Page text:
Embedded vision: look and identify

Author : Farhad Fallahlalehzari, Applications Engineer at Aldec

25 August 2017

Figure 1: The ADAS demo system shown at both Embedded Vision and DAC 2017

Embedded vision is proving more and more popular across a range of industry sectors, and is increasingly requiring FPGA-based hardware acceleration to alleviate processor workload. This article outlines the challenges and solutions involved, and explains how an ADAS demonstration unit works.

This article originally appeared in the September 2017 issue of Electronic Product Design & Test; to view the digital edition, click here – and to register to receive your own printed copy, click here.

Having given rise to several dedicated trade events, plus the formation of a bespoke alliance, ‘embedded vision’ is certainly an industry hot topic. The term refers to the integration of machine vision into a system so that it can automatically recognise certain aspects of its surrounding environment – and take action if required. Industry sectors looking to employ embedded vision technology include aerospace, automotive, industrial, medical and security.

Video cameras are, of course, the system’s ‘eyes’, and in this respect, the higher the resolution and the faster the frame rate, the greater the volume of data that must be processed. Dubbed ‘Big Data’, processing it is proving challenging, particularly in the automotive sector. Here, a variety of Advanced Driver Assistance System (ADAS) solutions are under development. They offer the potential to make driving safer, easier and more comfortable, and ADAS is regarded as a significant step towards fully autonomous vehicles.

A typical ADAS will include multiple video cameras – as well as radio and light detection and ranging (RADAR and LIDAR, respectively) – in order to capture and process data from the vehicle’s environment. The processed data can be used to notify the driver of problems or to automatically trigger responses such as deceleration, braking and/or the execution of a manoeuvre. ADAS functions that are reliant on cameras (but not necessarily wholly so) include:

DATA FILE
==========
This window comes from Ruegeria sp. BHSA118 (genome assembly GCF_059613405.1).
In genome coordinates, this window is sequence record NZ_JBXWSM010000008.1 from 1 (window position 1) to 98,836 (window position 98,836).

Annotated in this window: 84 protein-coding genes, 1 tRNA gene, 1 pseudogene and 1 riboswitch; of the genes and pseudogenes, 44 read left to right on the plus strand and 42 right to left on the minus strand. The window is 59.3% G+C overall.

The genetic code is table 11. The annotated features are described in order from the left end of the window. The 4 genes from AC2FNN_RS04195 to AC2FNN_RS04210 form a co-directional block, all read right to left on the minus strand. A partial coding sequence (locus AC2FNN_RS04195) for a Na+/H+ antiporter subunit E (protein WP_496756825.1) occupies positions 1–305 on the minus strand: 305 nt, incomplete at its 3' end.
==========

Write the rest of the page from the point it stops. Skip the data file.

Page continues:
* Lane Departure Warning (LDW) – for which a line detection algorithm will inform the driver about any unintentional road lane departure;

* Pedestrian Detector (PD) – for which an object detection algorithm is configured to detect pedestrians in front of a vehicle;

* Forward Collision Warning (FCW) – for which another object detection algorithm is configured to detect multiple vehicles in front of the driver's path; and

* Traffic Sign Recognition (TSR) – again, based on object detection, with classification algorithms able to detect and recognise traffic signs from the vehicle environment.

The processing of Big Data sequentially – in other words, a processor running software algorithms – continues to prove challenging for those developing ADAS. It is hard to physically process data at many of the desired frame rates. Accordingly, Field Programmable Gate Arrays (FPGAs) are now being used in many embedded vision applications to, quite literally, take the heat off the processor.

FPGAs can perform several different tasks in parallel. For example, consider executing many non-dependent computations (such as A=B+C, D=E+F and G=H+I). Typically, these would have to be completed sequentially, with each sum requiring a few clock cycles. In firmware, an array of adders could do the computations in parallel, possibly requiring only a single clock cycle. Another important feature of FPGAs is, of course, their reprogrammability.

Get to the demo!

Figure 2: Getting the image from a single camera into a VIP sub-system,  implemented in programmable logic